Music is an art form whose medium is sound and silence, occurring in time. Common elements of music are pitch (which governs melody and harmony), rhythm (and its associated concepts tempo, metre, and articulation), dynamics, and the sonic qualities of timbre and texture. The creation, performance, significance, and even the definition of music vary according to culture and social context. Music ranges from strictly organized compositions (and their reproduction in performance) through improvisational music to aleatoric pieces. Music can be divided into genres and subgenres, although the dividing lines and relationships between music genres are often subtle, sometimes open to individual interpretation, and occasionally controversial. Within “the arts,” music may be classified as a performing art, a fine art, and auditory art.
Haryana is rich in folk music, whose roots are firmly entrenched in the classical music of yore. The ‘Sringar Rasa’ (based on love songs) has an indirect association with renowned ragas like Bhairavi, Jayjaywanti, ‘Gara’ (a Persian style), ‘Khamaj’ and ‘Kafi’. However, the folk singer has no idea what a raga is and just goes out and sings.
MusicFolk music of Haryana is broadly divided into two categories namely the classical form and country side music. The classical form of singing is basically on songs of mythology – ‘Allah’, ‘Jaimal’ – ‘Phatta’, ‘Barahmas’, ‘Teej’ songs, ‘Phag’ and ‘Holi’ songs. The country side music includes legendary tales such as Purana – ‘Bhagata’ in ‘Rag Maand’, ceremonial songs, seasonal songs, ballads etc.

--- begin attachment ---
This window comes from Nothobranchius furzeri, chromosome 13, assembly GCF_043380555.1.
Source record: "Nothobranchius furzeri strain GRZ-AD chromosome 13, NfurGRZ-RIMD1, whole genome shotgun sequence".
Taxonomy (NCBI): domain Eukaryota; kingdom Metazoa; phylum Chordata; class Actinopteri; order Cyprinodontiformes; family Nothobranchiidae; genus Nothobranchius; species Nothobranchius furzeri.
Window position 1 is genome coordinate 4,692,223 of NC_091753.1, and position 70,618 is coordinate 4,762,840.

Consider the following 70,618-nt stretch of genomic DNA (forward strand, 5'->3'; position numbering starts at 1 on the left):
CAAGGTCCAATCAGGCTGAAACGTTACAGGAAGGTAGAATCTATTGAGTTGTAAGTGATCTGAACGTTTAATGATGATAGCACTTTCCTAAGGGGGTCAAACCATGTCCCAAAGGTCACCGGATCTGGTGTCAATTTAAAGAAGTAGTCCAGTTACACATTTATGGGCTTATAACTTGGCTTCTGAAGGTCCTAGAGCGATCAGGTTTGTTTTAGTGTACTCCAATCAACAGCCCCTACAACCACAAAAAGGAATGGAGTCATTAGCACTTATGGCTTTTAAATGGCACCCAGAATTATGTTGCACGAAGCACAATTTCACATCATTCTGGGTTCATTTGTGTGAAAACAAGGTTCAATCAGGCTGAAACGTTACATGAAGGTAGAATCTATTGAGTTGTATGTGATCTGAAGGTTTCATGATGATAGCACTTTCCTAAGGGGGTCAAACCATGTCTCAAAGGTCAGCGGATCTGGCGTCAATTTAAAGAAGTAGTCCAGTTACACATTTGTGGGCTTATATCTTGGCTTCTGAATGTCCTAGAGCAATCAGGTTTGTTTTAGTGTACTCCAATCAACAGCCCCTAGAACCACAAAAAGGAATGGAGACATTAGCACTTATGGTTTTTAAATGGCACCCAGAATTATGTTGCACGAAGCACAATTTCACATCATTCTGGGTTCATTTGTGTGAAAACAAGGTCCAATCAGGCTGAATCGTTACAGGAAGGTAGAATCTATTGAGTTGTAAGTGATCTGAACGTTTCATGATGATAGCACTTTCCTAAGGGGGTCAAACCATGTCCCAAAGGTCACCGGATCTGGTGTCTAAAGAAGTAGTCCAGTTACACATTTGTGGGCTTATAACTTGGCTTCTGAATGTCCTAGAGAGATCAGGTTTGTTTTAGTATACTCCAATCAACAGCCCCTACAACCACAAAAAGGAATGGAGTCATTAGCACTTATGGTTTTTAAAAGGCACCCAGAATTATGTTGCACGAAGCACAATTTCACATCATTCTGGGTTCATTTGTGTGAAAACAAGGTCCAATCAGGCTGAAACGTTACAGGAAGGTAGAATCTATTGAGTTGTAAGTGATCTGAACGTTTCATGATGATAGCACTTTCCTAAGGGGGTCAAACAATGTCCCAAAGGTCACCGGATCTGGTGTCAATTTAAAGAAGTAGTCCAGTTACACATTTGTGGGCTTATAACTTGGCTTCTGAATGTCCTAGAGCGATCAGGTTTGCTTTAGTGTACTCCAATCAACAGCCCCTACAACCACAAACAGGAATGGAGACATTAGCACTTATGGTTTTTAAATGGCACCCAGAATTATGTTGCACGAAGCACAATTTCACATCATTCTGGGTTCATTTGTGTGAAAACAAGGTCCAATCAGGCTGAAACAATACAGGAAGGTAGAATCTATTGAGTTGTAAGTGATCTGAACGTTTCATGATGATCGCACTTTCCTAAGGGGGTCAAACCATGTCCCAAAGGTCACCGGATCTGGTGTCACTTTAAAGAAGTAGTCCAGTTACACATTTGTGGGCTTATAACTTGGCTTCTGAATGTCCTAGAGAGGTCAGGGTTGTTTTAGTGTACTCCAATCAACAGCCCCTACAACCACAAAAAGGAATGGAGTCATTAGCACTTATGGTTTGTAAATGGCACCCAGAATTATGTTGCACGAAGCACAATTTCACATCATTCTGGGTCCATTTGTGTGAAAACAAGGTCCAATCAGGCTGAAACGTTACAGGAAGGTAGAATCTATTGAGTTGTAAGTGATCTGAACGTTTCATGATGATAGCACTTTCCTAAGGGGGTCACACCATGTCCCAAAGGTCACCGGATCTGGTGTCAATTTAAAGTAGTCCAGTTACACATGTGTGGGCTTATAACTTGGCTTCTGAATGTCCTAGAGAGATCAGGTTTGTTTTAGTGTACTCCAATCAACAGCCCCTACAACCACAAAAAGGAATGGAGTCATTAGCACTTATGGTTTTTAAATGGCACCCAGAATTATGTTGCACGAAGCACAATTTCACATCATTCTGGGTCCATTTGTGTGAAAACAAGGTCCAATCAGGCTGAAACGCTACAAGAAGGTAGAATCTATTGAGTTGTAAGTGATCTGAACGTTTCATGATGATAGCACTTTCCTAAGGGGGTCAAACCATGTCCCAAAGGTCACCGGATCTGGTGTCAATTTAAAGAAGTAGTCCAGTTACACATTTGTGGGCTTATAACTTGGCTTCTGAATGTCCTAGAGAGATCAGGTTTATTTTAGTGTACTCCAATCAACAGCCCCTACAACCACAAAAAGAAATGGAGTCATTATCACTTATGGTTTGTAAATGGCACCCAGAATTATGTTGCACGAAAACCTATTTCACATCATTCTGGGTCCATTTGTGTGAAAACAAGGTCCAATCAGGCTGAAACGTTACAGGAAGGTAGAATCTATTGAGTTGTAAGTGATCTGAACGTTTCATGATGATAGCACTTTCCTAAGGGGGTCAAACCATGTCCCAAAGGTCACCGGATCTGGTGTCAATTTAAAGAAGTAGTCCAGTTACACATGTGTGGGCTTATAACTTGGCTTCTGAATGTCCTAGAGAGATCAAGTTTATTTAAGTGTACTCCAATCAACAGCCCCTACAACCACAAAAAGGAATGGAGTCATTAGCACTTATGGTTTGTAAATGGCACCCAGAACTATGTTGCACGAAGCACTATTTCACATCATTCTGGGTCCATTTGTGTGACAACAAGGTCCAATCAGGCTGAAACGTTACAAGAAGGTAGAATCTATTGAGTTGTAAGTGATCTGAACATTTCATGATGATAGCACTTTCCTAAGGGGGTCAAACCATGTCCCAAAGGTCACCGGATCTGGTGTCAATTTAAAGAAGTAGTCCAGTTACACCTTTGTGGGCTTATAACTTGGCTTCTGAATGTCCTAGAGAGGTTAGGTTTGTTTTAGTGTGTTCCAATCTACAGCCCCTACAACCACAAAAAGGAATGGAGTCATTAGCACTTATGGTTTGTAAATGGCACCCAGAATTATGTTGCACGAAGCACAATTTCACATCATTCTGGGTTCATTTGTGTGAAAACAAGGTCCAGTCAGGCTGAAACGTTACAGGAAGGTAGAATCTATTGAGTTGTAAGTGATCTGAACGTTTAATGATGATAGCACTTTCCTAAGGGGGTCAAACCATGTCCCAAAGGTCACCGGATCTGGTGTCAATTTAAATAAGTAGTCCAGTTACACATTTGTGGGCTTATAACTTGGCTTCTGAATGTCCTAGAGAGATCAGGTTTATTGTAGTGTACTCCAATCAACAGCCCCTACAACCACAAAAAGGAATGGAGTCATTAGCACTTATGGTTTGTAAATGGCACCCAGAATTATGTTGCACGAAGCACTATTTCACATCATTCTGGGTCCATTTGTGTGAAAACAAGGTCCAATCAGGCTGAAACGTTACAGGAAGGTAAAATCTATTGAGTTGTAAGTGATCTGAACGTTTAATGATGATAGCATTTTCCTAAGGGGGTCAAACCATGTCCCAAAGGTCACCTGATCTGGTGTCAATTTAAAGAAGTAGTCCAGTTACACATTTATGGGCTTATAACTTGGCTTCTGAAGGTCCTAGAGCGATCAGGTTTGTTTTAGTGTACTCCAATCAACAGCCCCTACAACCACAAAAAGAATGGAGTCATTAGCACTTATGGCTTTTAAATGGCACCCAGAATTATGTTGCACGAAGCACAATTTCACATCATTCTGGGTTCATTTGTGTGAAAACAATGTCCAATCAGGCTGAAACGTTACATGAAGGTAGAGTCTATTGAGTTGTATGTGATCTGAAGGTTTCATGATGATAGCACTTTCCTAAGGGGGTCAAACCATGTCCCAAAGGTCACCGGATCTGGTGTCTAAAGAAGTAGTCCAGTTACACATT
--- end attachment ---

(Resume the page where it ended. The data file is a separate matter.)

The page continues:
Folk Songs depict the life of the people in hue and colours, with joys and sorrows and fit into all occasions portraying life. Whether it is meeting or separation, birth, marriage, romantic months of ‘Phalgun’ or ‘Sawan’, harvest festivals or rain etc., the befitting songs exalt the heart and emotions with verse and rhyme.
Mainly string instruments are used to make music. The sarangi is generally preferred. For the wind instruments, the ‘been’ and the ‘bansuri’ provide lilting tunes in tandem with the ‘dholak’, a drum usually played with the palms or little sticks. A ‘matka’ (earthen pitcher) may replace the dholak in certain areas to form the backbeat.